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December 1, 1951


Author Affiliations

Ann Arbor, Mich.

JAMA. 1951;147(14):1319-1322. doi:10.1001/jama.1951.03670310009002

With the role of world leadership thrust on the United States, it is academic to ask whether we shall employ older people in industry. The practical question is: What are the manpower prospects within the population structure and how can we most intelligently utilize our limited human resources? Whether the war be cold or hot, increasing civil needs, the Point Four Program, and rearming the free peoples of the world are placing and will continue to place a prodigious demand on our production capacity. Any one would be sufficient to strain our foreseeable resources; the three in combination will require that we employ all manpower available, young and old, and that we use it more intelligently than in the past.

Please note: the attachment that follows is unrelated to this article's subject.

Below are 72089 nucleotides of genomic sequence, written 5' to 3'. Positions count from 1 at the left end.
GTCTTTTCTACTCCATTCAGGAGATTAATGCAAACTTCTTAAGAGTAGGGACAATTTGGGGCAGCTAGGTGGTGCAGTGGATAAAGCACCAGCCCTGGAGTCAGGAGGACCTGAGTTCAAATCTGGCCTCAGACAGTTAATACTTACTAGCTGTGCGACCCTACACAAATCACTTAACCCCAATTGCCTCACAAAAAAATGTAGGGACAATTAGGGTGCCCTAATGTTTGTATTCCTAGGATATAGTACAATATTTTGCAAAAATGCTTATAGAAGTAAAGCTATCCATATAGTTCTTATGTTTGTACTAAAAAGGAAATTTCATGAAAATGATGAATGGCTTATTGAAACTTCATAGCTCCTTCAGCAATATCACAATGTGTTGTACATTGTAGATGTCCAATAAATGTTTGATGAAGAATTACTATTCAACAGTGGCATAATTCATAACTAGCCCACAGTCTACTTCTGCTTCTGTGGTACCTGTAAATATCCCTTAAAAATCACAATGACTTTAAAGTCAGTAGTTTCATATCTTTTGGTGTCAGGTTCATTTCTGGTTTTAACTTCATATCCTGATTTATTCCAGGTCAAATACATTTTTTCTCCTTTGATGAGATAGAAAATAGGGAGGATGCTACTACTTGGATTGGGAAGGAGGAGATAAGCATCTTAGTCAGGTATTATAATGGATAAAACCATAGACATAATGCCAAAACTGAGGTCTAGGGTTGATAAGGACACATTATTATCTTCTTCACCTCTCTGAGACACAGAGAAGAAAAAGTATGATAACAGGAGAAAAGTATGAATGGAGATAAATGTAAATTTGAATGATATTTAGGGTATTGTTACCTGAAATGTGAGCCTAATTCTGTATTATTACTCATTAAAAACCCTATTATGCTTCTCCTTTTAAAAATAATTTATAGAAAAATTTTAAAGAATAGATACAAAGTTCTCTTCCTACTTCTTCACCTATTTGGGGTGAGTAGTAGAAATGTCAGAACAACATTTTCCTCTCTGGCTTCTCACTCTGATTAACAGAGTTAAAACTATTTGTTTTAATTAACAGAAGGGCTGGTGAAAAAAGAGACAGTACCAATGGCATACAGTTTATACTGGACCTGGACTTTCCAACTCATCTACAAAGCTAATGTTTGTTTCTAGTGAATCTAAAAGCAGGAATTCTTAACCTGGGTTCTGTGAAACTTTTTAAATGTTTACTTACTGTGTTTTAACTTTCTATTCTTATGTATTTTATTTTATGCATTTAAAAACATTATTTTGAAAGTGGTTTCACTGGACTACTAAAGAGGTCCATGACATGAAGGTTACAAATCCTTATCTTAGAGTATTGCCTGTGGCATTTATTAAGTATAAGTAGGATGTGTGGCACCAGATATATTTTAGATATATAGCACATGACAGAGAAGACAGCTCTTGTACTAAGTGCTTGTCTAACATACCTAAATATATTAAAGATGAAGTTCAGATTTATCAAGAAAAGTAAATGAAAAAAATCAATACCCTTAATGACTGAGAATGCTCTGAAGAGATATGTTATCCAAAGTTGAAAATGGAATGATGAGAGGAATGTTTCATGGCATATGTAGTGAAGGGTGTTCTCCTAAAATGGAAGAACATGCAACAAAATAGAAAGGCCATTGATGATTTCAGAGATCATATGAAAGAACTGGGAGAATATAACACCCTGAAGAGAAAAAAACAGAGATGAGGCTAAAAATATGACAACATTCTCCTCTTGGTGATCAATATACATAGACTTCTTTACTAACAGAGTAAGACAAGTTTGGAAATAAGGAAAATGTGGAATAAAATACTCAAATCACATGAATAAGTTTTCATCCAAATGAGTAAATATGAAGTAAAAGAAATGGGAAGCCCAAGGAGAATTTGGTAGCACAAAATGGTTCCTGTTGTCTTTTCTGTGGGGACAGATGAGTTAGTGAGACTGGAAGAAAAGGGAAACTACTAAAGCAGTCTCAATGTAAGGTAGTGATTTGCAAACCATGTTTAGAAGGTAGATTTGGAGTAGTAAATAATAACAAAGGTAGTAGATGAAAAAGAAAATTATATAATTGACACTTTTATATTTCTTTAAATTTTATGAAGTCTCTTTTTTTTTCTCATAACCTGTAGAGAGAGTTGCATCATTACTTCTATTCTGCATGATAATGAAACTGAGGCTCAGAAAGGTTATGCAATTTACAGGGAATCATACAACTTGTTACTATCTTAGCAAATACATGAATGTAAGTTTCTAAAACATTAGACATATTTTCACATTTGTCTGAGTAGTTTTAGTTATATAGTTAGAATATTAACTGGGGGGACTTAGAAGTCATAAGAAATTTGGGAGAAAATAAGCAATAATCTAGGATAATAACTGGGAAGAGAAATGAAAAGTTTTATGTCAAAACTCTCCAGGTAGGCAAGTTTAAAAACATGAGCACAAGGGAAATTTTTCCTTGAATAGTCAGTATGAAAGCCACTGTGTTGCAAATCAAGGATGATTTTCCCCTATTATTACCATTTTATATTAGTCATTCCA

Five basic factors are at play tending to restrict manpower resources:

The population of the United States has reached a transition point in growth and is rounding off to a

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